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That’s It’s original line of fruit bars have been one of my go-to travel snacks since I discovered them at Starbucks several years ago. This year the company showcased two new products at FNCE: veggie bars and ‘Bites’.

I love the idea of a savory granola bar, and the That’s It Veggie Bars are one of the better that I’ve seen on the market. These black-bean based bars contain just 5 ingredients, and pack 4g of protein, and 4g of fiber into each 80-90 kcal serving. 

On the other end of the spectrum, That’s It’s new chocolate-covered 'bites' were one of my favorite healthy sweet treat options from the expo. These little bundles of dried fruit and dark chocolate goodness contain 5 real-food ingredients, 6g of fiber and 150 kcal per serving. I’ll be stashing a pouch of these in my bag next time I fly. Who doesn’t love a healthy chocolate treat?

 Silky smooth La Colombe draft latte, straight from the tap. 

Silky smooth La Colombe draft latte, straight from the tap. 

Born and raised in Sydney, I take my coffee seriously and La Colombe Draft does not disappoint. La Colombe infuses their low-fat milk and cold-pressed espresso mixture with nitrogen gas, which gives it a silky-smooth texture without adding fat. It’s seriously delicious; an excellent course of calcium and vitamin D; and free of added sugar. Read more about why coffee is good for you here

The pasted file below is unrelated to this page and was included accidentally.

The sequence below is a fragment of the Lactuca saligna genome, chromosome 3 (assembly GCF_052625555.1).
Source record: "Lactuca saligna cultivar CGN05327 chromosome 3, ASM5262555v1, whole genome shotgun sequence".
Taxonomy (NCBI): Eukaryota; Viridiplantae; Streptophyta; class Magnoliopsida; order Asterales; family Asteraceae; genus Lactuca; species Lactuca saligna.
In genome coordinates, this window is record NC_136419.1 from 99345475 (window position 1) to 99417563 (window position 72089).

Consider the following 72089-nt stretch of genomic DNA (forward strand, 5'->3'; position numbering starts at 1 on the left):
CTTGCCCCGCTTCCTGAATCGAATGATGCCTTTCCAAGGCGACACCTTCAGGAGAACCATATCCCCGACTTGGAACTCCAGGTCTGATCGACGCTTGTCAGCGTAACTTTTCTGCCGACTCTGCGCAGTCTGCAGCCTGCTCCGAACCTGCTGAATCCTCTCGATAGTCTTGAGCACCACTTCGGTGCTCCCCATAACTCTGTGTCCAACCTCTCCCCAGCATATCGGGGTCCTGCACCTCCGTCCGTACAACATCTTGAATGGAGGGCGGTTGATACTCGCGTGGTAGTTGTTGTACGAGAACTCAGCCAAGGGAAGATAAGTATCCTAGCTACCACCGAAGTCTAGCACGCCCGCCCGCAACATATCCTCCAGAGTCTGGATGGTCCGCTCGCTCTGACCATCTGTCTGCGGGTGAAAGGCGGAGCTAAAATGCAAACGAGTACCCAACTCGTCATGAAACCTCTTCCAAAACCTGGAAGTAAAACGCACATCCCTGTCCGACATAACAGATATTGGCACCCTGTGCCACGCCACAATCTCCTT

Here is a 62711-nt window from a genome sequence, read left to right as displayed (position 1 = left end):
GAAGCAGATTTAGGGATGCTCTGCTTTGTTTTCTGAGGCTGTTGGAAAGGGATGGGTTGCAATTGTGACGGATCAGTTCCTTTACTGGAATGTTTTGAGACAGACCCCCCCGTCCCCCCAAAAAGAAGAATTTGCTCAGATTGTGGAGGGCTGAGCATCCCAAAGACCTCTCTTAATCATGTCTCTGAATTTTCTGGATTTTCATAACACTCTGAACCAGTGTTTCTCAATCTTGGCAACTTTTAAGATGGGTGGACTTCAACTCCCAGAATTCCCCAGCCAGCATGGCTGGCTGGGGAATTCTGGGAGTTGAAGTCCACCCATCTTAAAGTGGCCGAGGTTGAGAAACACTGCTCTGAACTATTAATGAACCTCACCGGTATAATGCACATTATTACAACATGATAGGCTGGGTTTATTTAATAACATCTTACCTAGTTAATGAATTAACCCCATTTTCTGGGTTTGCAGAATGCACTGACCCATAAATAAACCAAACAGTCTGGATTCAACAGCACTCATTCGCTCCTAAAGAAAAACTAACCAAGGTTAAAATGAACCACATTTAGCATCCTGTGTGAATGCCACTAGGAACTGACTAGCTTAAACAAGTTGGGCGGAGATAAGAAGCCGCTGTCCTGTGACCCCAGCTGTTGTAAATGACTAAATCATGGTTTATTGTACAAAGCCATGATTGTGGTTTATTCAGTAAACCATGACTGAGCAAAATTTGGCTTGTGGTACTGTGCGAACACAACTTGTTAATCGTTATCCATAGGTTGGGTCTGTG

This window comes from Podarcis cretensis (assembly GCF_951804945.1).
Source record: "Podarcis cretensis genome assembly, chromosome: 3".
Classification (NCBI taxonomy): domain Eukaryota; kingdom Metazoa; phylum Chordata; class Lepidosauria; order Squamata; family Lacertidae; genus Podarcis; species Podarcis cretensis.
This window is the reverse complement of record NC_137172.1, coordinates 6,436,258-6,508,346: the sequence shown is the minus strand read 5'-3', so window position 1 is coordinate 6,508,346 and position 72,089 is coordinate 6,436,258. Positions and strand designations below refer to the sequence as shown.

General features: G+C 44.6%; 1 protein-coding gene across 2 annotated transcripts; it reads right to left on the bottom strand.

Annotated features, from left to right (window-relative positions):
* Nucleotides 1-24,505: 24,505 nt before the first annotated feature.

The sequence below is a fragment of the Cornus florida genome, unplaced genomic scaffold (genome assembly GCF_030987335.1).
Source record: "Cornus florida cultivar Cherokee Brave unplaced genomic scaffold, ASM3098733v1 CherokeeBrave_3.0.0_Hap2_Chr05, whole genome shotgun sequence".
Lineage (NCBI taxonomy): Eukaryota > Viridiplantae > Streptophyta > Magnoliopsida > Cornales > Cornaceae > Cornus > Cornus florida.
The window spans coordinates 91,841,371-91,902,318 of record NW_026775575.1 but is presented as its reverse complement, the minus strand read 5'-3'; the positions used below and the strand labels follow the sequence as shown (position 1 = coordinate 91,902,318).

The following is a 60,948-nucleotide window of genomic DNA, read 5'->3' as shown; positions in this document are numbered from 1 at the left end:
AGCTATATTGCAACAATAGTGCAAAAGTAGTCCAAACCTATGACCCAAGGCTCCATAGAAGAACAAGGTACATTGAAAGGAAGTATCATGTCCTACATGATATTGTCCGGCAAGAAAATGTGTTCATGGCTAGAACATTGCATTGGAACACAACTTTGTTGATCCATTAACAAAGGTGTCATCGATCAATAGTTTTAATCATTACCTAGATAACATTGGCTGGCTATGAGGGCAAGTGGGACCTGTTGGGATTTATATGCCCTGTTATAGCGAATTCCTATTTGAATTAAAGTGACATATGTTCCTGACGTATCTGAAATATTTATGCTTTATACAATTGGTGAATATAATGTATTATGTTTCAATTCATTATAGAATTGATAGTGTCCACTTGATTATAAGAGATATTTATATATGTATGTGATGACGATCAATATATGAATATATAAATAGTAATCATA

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Biena is another one of my non-perishable snacking favorites. Whether I am assembling a cheese board or packing for a trip, these crunchy chickpeas are usually featured. At FNCE I tried Biena’s new milk chocolate-covered chickpeas, and I could have devoured the entire sample bowl then and there. I love that they’re sweet, crunchy and made with real food! Thirty five chickpeas provides 140 kcal, 4g of fiber, 4g of protein, and a relatively modest 2.5g of saturated fat-- chocoholics rejoice!

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Perhaps one of the bigger changes that I noticed at the expo this year was the proliferation of FODMAP-friendly foods. FODMAPS stands for fermentable oligosaccharides, disaccharides, monosaccharides, and polyols, and a low FODMAP diet is often used to alleviate symptoms in people with IBS. Low FODMAPs is one of the more difficult dietary approaches to follow and can vary in length from weeks to lifelong depending on the results of the initial trial. I was encouraged to see new food products accommodating low FODMAPs, particularly grab-and-go bars which are often a landmine of FODMAP-rich ingredients. Happy Bars are made with real-food ingredients, contain ~200kcal, 3g of fiber and 8-10g of protein per serving, and an easy snacking option for someone trialing low-FODMAPs.